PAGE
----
Sadulaev Tops Rival Snyder in 3rd Clash for Tokyo Olympics Gold

By Ken Marantz

CHIBA, Japan (August 7)---Abdulrashid SADULAEV (ROC) came out on top in his latest clash with fellow Rio Olympic champion Kyle SNYDER (USA) at freestyle 97kg, winning "Snyderlaev III" 6-3 on Saturday night.

In the highly anticipated battle at Makuhari Messe Hall A, reigning world champi0n Sadulaev scored twice on tilts in countering low singles by Snyder and held on to add a second Olympic gold to his four world titles.

"Unbelievable, awesome," Sadulaev said. "I know this feeling because five years ago I won. It’s more difficult to defend than to win. So it’s a dream today."

Sadulaev took a 2-0 lead in the second period after receiving an activity point and scoring on a stepout.

In the second period, Snyder shot for a low single and Sadulaev showed how he earned his nickame "The Russian Tank" when he lifted the American off the mat. While Sadulaev wasn't able throw Snyder for points, he managed to tilt him over.

A short time later, Snyder got in on the same single leg, and the result was exactly the same, giving the Russian a 4-0 lead.

Snyder, a two-time former world champion, put himself back into the match with a hard-earned takedown with 50 seconds left, then added a stepout point with :28 on the clock. But the 25-year-old Sadulaev wasn't budging after that, and held on for his second win in two career matches with Snyder.

Asked about how he felt about his historic victory, Sadualev said, "To be honest for now I don’t eel anything because I am too tired. Maybe after sometime I will tell you."

The two, born just six months apart, had been on parallel tracks throughout their careers, both winning senior world freestyle titles in 2015 and an Olympic gold at Rio 2016, all before their 21st birthdays.

Sadulaev won the 86kg gold in Rio, where Snyder triumphed at 97kg. Sadulaev moved up to 97kg the next year, and their paths first crossed in the final at the 2017 World Championships in Paris in a match immediately dubbed "The Match of the Century."

Snyder prevailed to take the gold, which also gave the U.S. the freestyle team title, scoring the winning points of a 6-5 decision in the final 30 seconds. A year later in Budapest, Sadulaev turned the tide turned in the world with an innovative fall in just 70 seconds.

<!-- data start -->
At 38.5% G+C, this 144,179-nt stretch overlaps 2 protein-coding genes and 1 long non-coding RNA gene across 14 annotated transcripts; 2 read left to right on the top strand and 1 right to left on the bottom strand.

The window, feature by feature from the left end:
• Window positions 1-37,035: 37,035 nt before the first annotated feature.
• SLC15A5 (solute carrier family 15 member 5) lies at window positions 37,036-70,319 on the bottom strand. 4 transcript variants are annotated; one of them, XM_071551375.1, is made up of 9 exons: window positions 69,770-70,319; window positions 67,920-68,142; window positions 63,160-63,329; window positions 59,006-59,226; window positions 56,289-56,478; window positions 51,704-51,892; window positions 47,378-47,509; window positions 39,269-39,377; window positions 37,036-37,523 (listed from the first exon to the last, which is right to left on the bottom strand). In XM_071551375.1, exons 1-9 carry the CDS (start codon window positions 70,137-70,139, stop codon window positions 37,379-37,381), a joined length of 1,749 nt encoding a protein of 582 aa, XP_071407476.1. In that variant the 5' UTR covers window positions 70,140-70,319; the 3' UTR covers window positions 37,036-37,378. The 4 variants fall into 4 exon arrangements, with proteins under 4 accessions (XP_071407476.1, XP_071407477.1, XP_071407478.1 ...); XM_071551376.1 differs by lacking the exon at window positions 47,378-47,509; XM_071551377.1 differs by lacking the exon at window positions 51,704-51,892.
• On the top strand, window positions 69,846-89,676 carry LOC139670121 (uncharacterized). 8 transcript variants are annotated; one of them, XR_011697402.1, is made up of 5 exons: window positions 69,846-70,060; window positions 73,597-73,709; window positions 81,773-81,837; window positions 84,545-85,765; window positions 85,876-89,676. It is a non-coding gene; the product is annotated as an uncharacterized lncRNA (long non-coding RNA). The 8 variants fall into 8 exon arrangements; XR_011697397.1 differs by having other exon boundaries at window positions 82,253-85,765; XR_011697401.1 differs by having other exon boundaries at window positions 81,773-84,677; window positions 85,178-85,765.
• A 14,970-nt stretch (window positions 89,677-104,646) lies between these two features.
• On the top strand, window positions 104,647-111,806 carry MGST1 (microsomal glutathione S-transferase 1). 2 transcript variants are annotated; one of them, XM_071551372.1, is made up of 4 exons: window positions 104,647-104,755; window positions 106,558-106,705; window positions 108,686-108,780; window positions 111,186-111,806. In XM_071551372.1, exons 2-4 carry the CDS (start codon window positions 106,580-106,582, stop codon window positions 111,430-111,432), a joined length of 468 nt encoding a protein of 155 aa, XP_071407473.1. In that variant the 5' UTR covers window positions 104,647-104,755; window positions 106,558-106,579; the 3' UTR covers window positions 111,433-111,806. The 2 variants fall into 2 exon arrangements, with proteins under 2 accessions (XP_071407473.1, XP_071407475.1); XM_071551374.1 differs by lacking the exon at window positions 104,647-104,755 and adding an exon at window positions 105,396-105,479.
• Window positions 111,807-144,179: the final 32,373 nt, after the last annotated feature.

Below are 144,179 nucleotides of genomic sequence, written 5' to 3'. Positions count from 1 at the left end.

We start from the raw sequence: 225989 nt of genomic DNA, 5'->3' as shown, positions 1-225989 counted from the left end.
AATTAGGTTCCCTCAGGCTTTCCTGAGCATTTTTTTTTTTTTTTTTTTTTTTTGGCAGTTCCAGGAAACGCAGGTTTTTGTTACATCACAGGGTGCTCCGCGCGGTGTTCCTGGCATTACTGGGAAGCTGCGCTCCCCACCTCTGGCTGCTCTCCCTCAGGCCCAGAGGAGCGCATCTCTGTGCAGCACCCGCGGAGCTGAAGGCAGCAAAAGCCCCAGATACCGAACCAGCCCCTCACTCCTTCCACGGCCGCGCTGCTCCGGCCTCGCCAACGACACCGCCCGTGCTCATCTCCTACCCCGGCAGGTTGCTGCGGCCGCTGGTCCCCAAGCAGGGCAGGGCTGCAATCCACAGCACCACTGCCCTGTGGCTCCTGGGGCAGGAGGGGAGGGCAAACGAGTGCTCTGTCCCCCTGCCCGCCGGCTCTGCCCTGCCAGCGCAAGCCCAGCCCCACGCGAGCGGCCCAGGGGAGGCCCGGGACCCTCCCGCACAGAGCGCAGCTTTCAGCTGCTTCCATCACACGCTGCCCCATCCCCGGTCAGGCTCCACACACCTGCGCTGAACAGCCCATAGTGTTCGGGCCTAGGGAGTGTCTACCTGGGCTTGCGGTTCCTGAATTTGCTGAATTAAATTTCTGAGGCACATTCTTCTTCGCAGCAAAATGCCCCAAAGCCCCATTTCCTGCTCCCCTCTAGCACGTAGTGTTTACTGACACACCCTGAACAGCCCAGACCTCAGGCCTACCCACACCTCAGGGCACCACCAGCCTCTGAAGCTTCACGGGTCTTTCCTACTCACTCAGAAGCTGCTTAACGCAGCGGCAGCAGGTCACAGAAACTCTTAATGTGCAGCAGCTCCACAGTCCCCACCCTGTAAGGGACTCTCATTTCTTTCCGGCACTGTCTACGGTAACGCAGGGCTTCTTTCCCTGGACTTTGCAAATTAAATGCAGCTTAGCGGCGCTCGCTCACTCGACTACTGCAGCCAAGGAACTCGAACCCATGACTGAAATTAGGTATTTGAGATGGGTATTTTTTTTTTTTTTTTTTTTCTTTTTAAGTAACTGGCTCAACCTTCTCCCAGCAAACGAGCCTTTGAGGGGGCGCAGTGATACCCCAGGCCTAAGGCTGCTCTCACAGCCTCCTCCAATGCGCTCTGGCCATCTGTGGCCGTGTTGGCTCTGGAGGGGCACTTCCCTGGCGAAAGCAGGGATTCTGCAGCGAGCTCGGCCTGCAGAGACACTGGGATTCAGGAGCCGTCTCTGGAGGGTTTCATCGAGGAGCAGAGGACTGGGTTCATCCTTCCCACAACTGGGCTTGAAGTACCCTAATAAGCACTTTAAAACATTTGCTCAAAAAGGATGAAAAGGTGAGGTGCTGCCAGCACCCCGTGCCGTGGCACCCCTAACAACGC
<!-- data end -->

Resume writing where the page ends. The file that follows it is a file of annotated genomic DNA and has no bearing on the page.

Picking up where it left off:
At the 2019 World Championships, a highly anticipated third match never came about after Snyder lost in the semifinals to 2012 London Olympic champion Sharif SHARIFOV (AZE) as Sadulaev went on to win his fourth world title.


Snyder Takes Olympic Loss to Sadulaev in Stride

By Ken Marantz

CHIBA, Japan (August 7)---The competitor in Kyle SNYDER (USA) hated the defeat. The wrestler in him loved the battle.

Snyder took his loss to rival Abdurashid SADULAEV (ROC) in the final of the freestyle 97kg class on Saturday night at the Tokyo Olympics in stride, already looking forward to the next chance for the two titans to clash.

"It is still exciting," Snyder said. "I love competition, I love wrestling, and I'm thankful to be able to compete." About facing Sadulaev again, he said, "I'd love it."

In the third meeting between the two since they both won gold medals at the 2016 Rio Olympics in different weight classes, Sadulaev beat the American for the second time with a 6-3 victory at Makuhari Messe Hall A to add a second Olympic gold to his four world titles.

Sadulaev, who had an activity point and a stepout in the first period, built up a 6-0 lead with a pair of tilts in countering Snyder's single-leg takedown attempts. On the first one, the wrestler known as The Russian Tank at one point lifted a prone Snyder completely off the mat, but not enough for a throw and instead settled for angling him over.

"There are definitely some positions that I have got to get better in," Snyder said. "That is what I'm thinking about. I have got to finish those attacks, so that is what I'm going to do. We had an idea of what it would be like."

Snyder, a two-time world champion, never gave up the fight, and came back to score a takedown and stepout in the final minute before Sadulaev ran out the clock.

"I'm a competitor so I hate to lose," Snyder said. "It's the spirit of Jesus that is strong in me. I'm not that strong as a guy, but Jesus is really strong and his spirit keeps me moving forward."

In the series dubbed "Snyderlaev" that drew worldwide attention, Snyder came out on top in their first clash in the final at the 2017 World Championships in Paris, Sadulaev's first after moving up to 97kg. Sadulaev had won the gold in Rio at 86kg, while Snyder had triumphed at 97kg.

Sadulaev gained his revenge at "Snyderlaev II" at the World Championships the next year in Budapest. He has not tasted defeat on the mat since that loss in Paris.

While it is uncertain what Sadulaev's plans are at the moment, Snyder would welcome a "Snyderlaev IV" at this year's World Championships in Oslo in October. Anyway, he intends to be there.

"Lord willing, I will be at the world championships," he said.

Like all American wrestlers, Snyder needs to constantly earn his spot on the national team to major tournaments. Having set the record as the youngest-ever US champion at both the worlds and Olympics, he knows there are always new faces coming along ready to knock him off.

"Guys are getting better and better," he said of prospects for U.S. wrestling. "Everybody is doing the right stuff. We have great coaches, support staff and training environments.

"I'm really happy for all my teammates who did a great job here, and all the coaches because they work so hard. I think we're going to dominate and keep getting better."

With Snyder's silver, the United States finished the Olympic wrestling tournament with nine medals overall, the most of any nation, including three golds.